Ahhhh, tofu. The name conjures mixed emotions when it comes to eating this unusual plant food. Tofu is a curd that is made directly from soybeans and resembles a soft white cheese or a very firm yogurt. Tofu is water-extracted and salt- or acid-coagulated soy protein gel with water, soy lipids, and other constituents trapped in its network. In simple terms, the soybeans are boiled in water, the water is extracted from the bean, a coagulant is added (sometimes lemon juice when making the homemade variety) until curds develop, it's formed, pressed and presto! Tofu. This age old process is quite involved and was originated in China and has been part of Chinese cuisine for over 2,000 years, since the Han dynasty. The name Tofu literally means "fermented bean curd". Tofu does not a distinguishable flavor, and actually quite bland. Tofu is quite the food chameleon, which means it can take on just about any flavor, herb or seasoning added to it. Tofu can be incorporated into sweet as well as savory recipes like this Southwest Tofu Scramble. Many vegans and vegetarians enjoy tofu because it is a wonderful plant-based protein source, offering 10 grams per 1/2 ounce serving. This is a great recipe when preparing breakfast for your vegan and vegetarian guests. Don't forget the Sweet Potato Home Fries >>>Scroll Down for Recipe.
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This is a summer and fall favorite. Why? Because I have the opportunity to incorporate juicy oranges, sweet bananas, as well as my beloved root foods snappy carrots and spicy ginger. I've also included sea moss gel into this recipe to provide my body immune support all year long. I've listed a few add-ins such as cinnamon, as it is rich in antioxidants and other beneficial compounds. Some research suggests that it may help support blood sugar control, protect against heart disease, and reduce inflammation. I've also included vanilla which rounds out the flavor. There are several vanilla options to choose from such as Bourbon, Mexican, Alcohol-free, or a small pinch of vanilla powder. Just toss everything in to a blender with ice (or not) and blend until smooth.
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Sweet potatoes are my favorite fall tuber. My preferred way of eating them is fresh-baked, sliced open, drizzled with coconut oil, and a dash of sea salt. I eat the whole thing, even the skin.
The sweet potato (Ipomoea batatas) is a root vegetable which is rich in an antioxidant called beta carotene and can be effective at raising blood levels of vitamin A. Sweet potatoes are nutritious, high in fiber, very filling, and delicious. The potatoes can be prepared by boiling, baking, steaming, or frying.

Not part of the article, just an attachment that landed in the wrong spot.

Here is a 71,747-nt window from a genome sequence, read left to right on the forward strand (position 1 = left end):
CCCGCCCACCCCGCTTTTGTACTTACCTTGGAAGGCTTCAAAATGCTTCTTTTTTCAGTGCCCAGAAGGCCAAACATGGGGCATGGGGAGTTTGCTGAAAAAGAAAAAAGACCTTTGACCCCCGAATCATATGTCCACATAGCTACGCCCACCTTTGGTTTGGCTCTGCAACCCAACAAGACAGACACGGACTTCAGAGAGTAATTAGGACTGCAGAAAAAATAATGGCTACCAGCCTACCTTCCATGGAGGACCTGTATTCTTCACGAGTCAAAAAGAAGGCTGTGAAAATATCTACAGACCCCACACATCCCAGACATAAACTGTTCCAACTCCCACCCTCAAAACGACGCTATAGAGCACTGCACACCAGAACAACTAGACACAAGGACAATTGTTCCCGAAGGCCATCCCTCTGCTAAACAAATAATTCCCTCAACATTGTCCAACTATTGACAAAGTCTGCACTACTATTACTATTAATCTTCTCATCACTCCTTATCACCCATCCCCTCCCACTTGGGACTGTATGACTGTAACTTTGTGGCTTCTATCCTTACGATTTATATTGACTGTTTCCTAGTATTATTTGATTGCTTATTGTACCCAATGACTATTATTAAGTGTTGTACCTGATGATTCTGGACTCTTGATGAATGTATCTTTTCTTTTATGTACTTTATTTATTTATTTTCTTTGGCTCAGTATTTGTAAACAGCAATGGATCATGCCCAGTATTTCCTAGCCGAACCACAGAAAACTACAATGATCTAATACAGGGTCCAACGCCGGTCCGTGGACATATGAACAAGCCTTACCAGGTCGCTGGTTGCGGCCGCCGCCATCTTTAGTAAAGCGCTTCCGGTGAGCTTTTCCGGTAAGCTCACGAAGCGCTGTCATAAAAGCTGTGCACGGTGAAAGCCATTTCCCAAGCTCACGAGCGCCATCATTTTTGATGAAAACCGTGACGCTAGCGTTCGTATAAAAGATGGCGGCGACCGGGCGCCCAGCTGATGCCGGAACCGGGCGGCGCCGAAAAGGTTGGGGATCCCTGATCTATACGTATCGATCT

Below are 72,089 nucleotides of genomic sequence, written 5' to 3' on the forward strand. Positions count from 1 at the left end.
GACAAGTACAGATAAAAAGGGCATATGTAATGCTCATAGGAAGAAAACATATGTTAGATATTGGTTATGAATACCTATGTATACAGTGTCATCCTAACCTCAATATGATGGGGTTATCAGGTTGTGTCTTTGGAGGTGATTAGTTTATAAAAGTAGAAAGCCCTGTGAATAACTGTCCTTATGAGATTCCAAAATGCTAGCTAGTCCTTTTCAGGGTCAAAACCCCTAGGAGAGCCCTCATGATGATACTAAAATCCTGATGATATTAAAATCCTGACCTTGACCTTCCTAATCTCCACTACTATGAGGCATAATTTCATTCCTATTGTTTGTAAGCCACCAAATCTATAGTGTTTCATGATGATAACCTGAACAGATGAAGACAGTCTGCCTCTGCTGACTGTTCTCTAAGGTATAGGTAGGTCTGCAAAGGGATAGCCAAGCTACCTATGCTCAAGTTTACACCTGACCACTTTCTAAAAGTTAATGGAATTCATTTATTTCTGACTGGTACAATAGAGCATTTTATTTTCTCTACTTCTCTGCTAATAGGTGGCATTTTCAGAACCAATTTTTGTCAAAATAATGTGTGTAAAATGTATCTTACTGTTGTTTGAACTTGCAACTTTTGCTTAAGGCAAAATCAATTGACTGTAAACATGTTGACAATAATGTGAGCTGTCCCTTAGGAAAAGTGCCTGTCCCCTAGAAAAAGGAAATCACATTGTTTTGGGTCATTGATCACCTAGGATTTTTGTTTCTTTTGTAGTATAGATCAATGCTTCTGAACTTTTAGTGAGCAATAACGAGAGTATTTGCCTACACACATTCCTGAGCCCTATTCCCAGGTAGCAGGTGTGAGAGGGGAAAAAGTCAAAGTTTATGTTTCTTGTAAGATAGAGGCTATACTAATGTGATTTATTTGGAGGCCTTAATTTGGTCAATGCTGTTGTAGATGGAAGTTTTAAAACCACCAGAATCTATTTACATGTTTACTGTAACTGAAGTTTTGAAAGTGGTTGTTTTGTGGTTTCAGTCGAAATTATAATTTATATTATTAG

Sweet potatoes are usually orange but also found in other colors, such as white, red, pink, violet, yellow, and purple. Cooked sweet potatoes are high in fiber, with a medium-sized sweet potato containing 3.8 grams.
From a nutritional standpoint, the best way to prepare sweet potatoes is boiling them, which preserves almost 80 percent of the Vitamin A contents. The also helps preserve the vegetable’s water content making them easier to digest if you suffer from constipation or other gut sensitivities. However, in many restaurants today, the roots are either roasted, baked, or grilled with complementary herbs, spices and olive oil which adds flavor complexity during the cooking process. The Sweet Potato Home Fries recipe is prepared in a similar fashion and prepared with chili powder, cumin, garlic, and other ingredients. As a herb mix replacement, try my Vegetable & Snack Seasoning which contains additional herbs, spices and nutritional yeast. The recipe is a wonderful accompaniment to my Southwest Tofu Scramble.
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This recipe pairs well with the Southwest Tofu Scramble
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Regina Thomas Dillard is a certified chef, founder of Inner Sanctum Wellness, Regina Cooks Culinary School and the author of FEED: Living Food Recipes to be Made and Eaten with Love. Available softcover, digital download and Amazon.